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I have a custom CursorAdaptor in my project with overridden methods bindView(View view, Context context, Cursor cursor) and newView(View view, Context context, Cursor cursor). I want to know for what CursorAdapter are used for and what is the difference between and uses of overriding bindView() and newView().

I have read the Developer Site and this tutorial but still I didn't understood. As I'm a beginner to Android, please help me understand this concept.

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stackoverflow.com/a/12224738/995891 one is for creating a new re-usable layout, the other for binding the cursor data to that view –  zapl Oct 1 '12 at 12:02
    
The basic premise of a CursorAdapter is to manage a cursor object from the database. Here is a quote from docs: "Adapter that exposes data from a Cursor to a ListView widget." –  Igor Ganapolsky Jul 29 at 13:33

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In order to understand this, you must first understand how BaseAdapter works, since CursorAdapter is a subclass of BaseAdapter.

Android maintains a pool of views for a ListView which it will give to you so you can reuse it instead of creating a new view each time.

In BaseAdapter, you will have a function called getView(), to which one of the parameters is a View object named convertView. Basically, this convertView will be null if the list is being loaded for the first time, and it will not be null once you start sliding the list. Therefore, in the getView() method of your BaseAdapter, you will check if convertView is null. If yes, you will inflate it. Then you can use the view and set its elements as normal. This will improve the scrolling performance of a listview tremendously.

A CursorAdapter makes it easy to use when the data source of a listview is a database. In a cursor adapter, however, Android takes care of checking whether the convertView is null or not. In the newView() method, you simply inflate the view and return it. In the bindView() method, you set the elements of your view.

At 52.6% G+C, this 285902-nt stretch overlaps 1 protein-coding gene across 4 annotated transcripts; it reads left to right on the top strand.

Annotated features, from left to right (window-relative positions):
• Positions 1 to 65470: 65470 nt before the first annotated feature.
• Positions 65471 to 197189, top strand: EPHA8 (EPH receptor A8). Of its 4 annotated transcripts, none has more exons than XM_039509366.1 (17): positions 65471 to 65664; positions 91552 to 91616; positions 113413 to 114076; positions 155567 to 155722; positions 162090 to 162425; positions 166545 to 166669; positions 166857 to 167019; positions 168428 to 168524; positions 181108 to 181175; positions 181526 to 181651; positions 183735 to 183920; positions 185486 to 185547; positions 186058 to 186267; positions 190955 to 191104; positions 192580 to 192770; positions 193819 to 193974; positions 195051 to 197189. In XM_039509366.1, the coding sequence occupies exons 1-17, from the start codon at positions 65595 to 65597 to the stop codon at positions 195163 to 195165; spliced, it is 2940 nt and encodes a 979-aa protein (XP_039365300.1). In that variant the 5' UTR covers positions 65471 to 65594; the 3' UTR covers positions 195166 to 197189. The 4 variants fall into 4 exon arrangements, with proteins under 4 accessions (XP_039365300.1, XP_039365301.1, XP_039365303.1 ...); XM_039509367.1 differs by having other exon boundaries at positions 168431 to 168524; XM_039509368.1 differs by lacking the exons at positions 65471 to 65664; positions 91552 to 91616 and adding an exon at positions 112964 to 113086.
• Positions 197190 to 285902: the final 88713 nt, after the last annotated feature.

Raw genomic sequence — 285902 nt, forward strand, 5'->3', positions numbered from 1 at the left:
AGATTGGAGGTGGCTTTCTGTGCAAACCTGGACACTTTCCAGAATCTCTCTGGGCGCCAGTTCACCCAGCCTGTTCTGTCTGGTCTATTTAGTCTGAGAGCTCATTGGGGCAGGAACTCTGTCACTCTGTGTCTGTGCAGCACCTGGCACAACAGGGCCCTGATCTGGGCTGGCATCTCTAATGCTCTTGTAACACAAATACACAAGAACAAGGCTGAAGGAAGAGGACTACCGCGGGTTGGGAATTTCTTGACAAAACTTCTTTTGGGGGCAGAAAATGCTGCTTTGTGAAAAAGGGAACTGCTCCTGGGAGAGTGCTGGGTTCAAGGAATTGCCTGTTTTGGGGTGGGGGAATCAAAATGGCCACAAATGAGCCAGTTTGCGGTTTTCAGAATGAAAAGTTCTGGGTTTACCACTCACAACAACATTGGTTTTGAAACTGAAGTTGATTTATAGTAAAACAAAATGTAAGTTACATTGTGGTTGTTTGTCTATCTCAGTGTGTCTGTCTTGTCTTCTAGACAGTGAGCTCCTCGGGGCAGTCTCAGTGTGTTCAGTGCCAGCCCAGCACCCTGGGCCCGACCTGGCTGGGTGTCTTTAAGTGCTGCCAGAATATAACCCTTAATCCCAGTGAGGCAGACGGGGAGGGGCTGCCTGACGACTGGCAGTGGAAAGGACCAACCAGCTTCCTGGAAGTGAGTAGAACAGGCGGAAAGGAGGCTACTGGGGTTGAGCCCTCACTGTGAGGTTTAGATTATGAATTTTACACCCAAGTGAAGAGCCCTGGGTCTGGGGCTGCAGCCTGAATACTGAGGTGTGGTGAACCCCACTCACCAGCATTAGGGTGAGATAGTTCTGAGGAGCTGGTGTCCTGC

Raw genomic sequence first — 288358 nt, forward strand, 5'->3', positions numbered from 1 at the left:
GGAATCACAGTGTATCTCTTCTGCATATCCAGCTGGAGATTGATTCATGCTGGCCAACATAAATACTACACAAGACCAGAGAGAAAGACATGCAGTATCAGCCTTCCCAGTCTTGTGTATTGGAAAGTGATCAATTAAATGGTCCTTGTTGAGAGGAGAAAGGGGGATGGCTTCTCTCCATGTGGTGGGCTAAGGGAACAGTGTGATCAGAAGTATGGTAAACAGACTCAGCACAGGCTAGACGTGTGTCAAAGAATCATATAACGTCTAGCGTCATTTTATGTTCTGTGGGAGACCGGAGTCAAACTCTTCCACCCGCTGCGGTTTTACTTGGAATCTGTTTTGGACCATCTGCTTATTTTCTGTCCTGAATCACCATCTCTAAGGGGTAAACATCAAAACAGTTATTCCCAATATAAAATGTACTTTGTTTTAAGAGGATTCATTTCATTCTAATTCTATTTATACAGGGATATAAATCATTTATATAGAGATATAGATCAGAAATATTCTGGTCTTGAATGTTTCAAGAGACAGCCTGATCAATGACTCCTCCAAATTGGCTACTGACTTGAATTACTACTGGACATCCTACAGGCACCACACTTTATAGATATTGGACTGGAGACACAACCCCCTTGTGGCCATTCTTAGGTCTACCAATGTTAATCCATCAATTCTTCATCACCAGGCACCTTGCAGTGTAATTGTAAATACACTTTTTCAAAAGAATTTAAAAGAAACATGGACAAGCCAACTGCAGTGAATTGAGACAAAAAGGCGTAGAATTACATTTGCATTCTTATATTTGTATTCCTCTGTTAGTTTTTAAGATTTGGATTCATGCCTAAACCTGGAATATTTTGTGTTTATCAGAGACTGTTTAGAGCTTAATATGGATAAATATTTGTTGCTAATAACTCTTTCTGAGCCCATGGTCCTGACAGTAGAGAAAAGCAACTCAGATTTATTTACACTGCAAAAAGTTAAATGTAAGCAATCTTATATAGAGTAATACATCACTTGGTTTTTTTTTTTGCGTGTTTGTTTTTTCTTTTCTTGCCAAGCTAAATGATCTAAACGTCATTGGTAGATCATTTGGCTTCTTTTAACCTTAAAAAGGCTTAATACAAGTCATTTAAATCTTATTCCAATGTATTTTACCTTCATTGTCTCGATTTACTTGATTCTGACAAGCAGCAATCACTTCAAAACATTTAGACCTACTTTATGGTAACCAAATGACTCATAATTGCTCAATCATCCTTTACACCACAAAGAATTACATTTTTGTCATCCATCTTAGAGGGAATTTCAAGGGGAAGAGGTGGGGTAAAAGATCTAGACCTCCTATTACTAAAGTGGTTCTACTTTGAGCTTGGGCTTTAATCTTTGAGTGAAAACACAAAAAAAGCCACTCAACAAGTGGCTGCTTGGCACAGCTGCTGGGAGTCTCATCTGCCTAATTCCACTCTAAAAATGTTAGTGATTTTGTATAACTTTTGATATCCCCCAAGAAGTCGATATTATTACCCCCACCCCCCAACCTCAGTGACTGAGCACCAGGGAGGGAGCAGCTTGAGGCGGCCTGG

As an example, imagine a listview on a device which can show upto 11 list items on the screen. In this case, newView() will be called upto 11 times. However, bindView() will be called many times whenever you scroll the list view. The 11 views you created in your newView method will be reused again and again as you scroll the list.

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What about the ViewHolder pattern? Is there still use for it today in JB and all the new api's? –  Yosi199 Apr 11 '13 at 12:56
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ViewHolder is now deprecated in favour of using void setTag(int, object) and object getTag(int) which lets you attach references to any sub-views to the parent view (setTag(R.id.thing, thingView)) and then get them back quickly (getTag(R.id.thing) would return thingView). –  Andrew Wyld Apr 11 '13 at 14:10
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@AndrewWyld, That's the ViewHolder pattern - developer.android.com/training/improving-layouts/… –  Vinay S Shenoy Apr 11 '13 at 18:13
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@AndrewWyld, That particular dev blog had the post removed for some reason.. :-).. Yes, I know it does, but using ViewHolder with setTag(int, holder) would cause serious issues in pre-ICS. I still prefer ViewHolder simply because I find the implementation cleaner... I just have to be careful with pre-ICS devices. –  Vinay S Shenoy Apr 12 '13 at 10:17
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@Yosi199, Here you go.. pastebin.com/Rn6svaYx –  Vinay S Shenoy Apr 20 '13 at 11:32

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